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Author Topic: To buy a Graphic or not...  (Read 5987 times)

Kaz

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To buy a Graphic or not...
« on: April 23, 2004, 01:14:16 pm »

Hi there,

This is my first post and I hope I can pick your brains...

Here's my setup:

2 x Mackie SRM 450
1 x Mackie 1801
Yamaha O1V96
IEM for monitors

I have a phonic PAA2 that I use to EQ the system using the onboard parametric on the O1V. Now I have been wondering if it is worth buying a decent analogue 31 band EQ.

Reading the info on this site and other places its difficult to say how much it will add to this setup. My personal view is that I want as little as possible in the signal path that could colour or change the sound.

I'd be intereted to know people's experience with their setup and how much of a difference  a good graphic makes.

Cheers,

Kaz
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Timoteus Ruotsalainen

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Re: To buy a Graphic or not...
« Reply #1 on: April 23, 2004, 02:25:45 pm »

Unless you have someone using the system that needs a graphic I wouldn't even consider it. Parametrics are so much better. A fully parametric with swept high- and low-pass filters would be ideal for FOH. Monitor world uses graphics cause it's "faster" to tweak a graphic.

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Timoteus Ruotsalainen
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David Bedrack

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Re: To buy a Graphic or not...
« Reply #2 on: April 24, 2004, 11:39:33 am »

I don't know how much of "coloured" sound your gigs can tolerate,but any GEQ built by any respectable manufacturer will be totally transparent in terms if distortion and noise- provided you follow proper gain structure procedures (see "Study Hall")

Believe me, these days, with better speakers and overall good sound gear, the classic application of GEQs in "flattening" the system is much less of a need, BUT, sometimes a nasty problem will arise and you will be begging for one.

...and, it will help you identify problems that now you are not even aware of them.

Get a good one.  A 1/3rd octave will be useful forever

have fun

David B.
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Kaz

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Re: To buy a Graphic or not...
« Reply #3 on: April 24, 2004, 01:02:01 pm »

Thanks David & Timoteus,

I think my feeling is that now that I have the tools to visually see what I am hearing that is what is worring me  Rolling Eyes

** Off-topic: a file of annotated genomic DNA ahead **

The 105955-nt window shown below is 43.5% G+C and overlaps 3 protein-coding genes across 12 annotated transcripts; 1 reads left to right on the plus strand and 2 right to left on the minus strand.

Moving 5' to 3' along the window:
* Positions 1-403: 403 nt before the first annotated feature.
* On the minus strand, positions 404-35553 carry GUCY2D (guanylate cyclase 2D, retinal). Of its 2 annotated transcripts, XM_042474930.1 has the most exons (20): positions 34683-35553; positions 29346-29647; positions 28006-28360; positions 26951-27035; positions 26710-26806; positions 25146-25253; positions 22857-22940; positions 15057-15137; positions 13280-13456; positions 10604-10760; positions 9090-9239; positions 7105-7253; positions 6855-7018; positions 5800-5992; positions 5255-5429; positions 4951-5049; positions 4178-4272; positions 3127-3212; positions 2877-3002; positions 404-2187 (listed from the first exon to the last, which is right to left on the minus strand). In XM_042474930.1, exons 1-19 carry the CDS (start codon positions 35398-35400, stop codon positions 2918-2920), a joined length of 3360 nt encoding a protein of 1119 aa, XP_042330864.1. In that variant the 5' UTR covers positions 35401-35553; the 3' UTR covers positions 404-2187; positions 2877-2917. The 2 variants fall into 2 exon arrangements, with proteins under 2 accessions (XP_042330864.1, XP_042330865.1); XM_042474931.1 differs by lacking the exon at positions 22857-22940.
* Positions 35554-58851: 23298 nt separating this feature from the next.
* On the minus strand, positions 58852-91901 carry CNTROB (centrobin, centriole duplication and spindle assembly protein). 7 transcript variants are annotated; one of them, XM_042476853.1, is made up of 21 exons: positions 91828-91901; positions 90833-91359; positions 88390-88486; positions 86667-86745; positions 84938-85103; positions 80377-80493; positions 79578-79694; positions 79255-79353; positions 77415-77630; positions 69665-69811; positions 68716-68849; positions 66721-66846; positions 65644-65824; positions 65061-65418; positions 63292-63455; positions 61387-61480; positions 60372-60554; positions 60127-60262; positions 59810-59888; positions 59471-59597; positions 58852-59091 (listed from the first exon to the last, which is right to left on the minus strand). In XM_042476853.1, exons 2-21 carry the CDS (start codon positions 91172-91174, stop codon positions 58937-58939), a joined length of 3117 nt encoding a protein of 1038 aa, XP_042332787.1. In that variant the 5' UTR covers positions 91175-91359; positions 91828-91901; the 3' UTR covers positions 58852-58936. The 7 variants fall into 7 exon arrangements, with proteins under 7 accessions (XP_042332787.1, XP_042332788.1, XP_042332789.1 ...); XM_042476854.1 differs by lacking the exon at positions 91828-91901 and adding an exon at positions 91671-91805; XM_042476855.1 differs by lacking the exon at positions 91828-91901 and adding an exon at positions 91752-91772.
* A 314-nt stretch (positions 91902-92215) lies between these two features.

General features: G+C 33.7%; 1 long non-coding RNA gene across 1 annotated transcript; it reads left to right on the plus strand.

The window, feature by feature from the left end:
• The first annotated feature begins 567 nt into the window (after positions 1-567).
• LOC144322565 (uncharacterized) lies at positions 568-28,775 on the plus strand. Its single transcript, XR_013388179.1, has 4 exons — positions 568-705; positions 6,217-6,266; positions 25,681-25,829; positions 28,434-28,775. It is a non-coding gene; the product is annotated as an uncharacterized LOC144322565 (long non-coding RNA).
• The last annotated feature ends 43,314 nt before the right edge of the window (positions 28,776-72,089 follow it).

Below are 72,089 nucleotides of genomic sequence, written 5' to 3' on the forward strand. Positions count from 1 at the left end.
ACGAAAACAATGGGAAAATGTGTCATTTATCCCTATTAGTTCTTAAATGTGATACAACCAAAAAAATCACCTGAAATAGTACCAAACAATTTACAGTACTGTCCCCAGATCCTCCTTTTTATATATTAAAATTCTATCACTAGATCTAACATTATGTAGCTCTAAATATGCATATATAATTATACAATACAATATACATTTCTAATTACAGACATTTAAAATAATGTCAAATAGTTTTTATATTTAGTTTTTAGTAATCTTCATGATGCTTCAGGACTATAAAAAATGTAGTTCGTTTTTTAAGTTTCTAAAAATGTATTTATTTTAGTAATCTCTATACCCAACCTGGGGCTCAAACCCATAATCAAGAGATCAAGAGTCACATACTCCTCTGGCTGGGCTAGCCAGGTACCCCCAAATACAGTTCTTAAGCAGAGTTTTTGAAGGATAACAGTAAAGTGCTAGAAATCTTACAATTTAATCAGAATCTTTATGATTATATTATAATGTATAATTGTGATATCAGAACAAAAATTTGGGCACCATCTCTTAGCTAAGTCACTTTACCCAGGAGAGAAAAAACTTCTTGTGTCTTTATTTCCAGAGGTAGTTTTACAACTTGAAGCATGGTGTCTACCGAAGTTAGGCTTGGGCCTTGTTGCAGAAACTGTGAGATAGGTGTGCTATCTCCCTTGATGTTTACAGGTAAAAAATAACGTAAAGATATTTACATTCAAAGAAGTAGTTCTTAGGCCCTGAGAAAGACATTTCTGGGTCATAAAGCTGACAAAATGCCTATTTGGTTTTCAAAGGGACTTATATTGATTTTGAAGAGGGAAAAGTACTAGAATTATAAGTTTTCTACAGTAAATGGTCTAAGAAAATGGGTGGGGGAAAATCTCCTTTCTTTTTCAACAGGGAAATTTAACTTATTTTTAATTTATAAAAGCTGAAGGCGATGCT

And as you say David, most of the kit that I have I have chosen carefully to try and minise the colouring. So for most of the time I will just plus say my AKG C900 and very little EQ is needed for it to sound good.

Before I was using cheaper floor monitors that were messing up my FOH mix. So I think I will go with this setup for now while I work in the IEM's and focus my time and money on getting that all ironed out before I start worrying about the main mix.

Seiously removing the monitors has done so much to the mix, more than what a graphic would have done...

To that end I need to think what the best way to bring in the atmosphere into the IEM's...

Well thanks guys, you've been very helpful!

Cheers,

Kaz
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Michael Prasuhn

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Re: To buy a Graphic or not...
« Reply #4 on: April 24, 2004, 11:53:29 pm »

It honestly depends. Do you like the sound you are getting now? Are you getting complaints about how it sounds from listeners? Are you having trouble with the FOH system feeding back at multiple frequencies?

It can be a tool to use there, given certain situations such as lots of feedback at widely separated frequencies, but for general shaping of the tone, it sounds like you are doing a pretty good job already.

Are you running your 450's off of the outputs of your subwoofer? If not, they may be overlapping in frequency with your sub, and causing a buildup of lows/low mids, that would need EQing to correct.

If you think this is something you should just have, because you see it elsewhere, think twice before purchasing one. Think about how satisfied you are with the results you have now.

-MIkey P